Your children need to buy in to the changes happening at their school in order to have a successful and fun year. So when you discuss this year’s “new normal” in going back to school, be excited for them, talk positively about the changes, and support the decisions of the administration.

By Christine Weinzapfel-Hayden, LCSW, August 7, 2018 –

Most schools have been on summer hiatus. You’ve had close to three months with your children living a relatively carefree summer life.  Hopefully you’ve had the opportunity to create some new memories with your family.  

It is probably a little hard to believe these summer days together are coming to an end.  If you are like me, you and the kids may have relaxed your routine through the summer months.  Now the question is, how do you get back on track?

For starters, try not to stress.  Start talking to your kids about school to get them excited about the upcoming year.  Speak with enthusiasm and talk about the new year in positive terms.  Also, go back-to-school shopping together and let your kids have input on their supplies.

Give yourself time to gradually get settled back into a bedtime routine.  If your child’s school-year bedtime is 7:30 pm but you’ve been letting them stay up until 9:00 pm during the summer, you’re going to need some time to adjust their bedtime.  Try pushing their bedtime up 15 to 30 minutes at a time.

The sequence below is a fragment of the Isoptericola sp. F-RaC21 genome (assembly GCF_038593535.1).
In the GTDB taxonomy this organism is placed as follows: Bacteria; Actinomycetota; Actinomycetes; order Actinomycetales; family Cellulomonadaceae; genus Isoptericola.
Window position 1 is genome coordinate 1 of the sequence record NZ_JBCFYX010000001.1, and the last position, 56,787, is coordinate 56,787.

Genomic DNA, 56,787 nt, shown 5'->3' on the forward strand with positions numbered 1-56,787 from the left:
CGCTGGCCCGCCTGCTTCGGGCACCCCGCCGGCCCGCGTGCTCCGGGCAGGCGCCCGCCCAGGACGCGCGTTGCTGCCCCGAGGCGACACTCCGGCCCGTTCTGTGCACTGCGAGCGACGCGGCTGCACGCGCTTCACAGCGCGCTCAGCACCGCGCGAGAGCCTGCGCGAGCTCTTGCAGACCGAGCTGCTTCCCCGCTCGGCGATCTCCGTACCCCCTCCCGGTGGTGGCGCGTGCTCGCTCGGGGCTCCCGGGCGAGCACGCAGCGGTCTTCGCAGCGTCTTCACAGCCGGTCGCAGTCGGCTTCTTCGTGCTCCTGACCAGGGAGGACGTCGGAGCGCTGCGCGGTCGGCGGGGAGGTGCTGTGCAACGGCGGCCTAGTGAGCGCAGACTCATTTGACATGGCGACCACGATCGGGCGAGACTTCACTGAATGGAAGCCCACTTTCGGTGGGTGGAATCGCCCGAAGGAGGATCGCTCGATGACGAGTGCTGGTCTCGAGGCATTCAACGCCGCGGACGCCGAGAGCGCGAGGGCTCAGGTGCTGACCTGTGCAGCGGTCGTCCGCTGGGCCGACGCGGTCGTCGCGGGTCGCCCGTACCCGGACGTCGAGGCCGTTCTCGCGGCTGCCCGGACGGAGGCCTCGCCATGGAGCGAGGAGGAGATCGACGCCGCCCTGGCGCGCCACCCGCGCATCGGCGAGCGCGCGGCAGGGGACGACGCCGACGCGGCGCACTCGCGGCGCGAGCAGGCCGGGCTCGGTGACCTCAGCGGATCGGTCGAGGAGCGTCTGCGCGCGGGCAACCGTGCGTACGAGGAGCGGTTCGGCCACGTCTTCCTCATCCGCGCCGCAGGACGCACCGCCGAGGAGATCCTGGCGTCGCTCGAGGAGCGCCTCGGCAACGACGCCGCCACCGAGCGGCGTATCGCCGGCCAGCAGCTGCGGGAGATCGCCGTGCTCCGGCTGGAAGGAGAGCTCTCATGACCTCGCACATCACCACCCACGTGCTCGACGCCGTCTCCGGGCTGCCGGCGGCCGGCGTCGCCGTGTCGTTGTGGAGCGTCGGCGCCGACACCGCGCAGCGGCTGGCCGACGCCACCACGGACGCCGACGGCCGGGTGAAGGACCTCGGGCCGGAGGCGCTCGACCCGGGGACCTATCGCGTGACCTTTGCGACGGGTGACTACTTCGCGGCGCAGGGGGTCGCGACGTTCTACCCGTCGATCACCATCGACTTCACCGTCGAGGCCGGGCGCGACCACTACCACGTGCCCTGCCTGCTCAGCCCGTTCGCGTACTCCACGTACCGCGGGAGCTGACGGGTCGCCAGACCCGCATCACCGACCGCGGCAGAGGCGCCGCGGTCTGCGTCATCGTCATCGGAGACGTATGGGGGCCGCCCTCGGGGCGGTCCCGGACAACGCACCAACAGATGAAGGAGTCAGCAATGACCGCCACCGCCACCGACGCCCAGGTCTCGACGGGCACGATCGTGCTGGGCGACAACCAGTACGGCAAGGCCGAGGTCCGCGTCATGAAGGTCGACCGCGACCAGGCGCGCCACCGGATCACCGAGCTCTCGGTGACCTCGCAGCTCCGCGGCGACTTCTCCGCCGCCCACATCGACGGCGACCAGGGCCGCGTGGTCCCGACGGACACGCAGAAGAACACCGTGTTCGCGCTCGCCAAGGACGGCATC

You’re also going to want to start getting them up earlier in the morning, working towards the time they will need to be awake during the school year.  If you have younger children who have gotten into a habit of taking naps during the day, this would also be a good time to start eliminating nap times. 

You might have also noticed your grocery bill has gone up significantly during the summer. Part of this is our tendency to graze and allow our children to graze throughout the day.  Once school starts, their opportunity to snack on a whim will be gone.  To help make that transition easier, it would be a good idea to cut back on the snacks.  

Start getting back into the routine of eating meals at specific times. It seems that morning routines are the hardest at the start of the school year (and sometimes all year).  Start practicing your morning routine now.  If you’re going to need your child to eat immediately after waking during the school year start practicing now.  

It’s also a good idea to start planning for afterschool activities now. Once school starts schedules seem to explode.  Start figuring out which kids are going to participate in particular activities and whose responsibility it will be to get them to and from practices and games.  

If you make an effort to organize your calendar now, you will feel better about your schedule later.  Hopefully this will help alleviate some stress for everyone as the days start getting busier. 

The start of the school year sneaks up on us every year. Don’t let this be a dreaded time for you or your children.  Make going back to school fun and start preparing early. This will help your new school year start more smoothly and be a more enjoyable experience for all.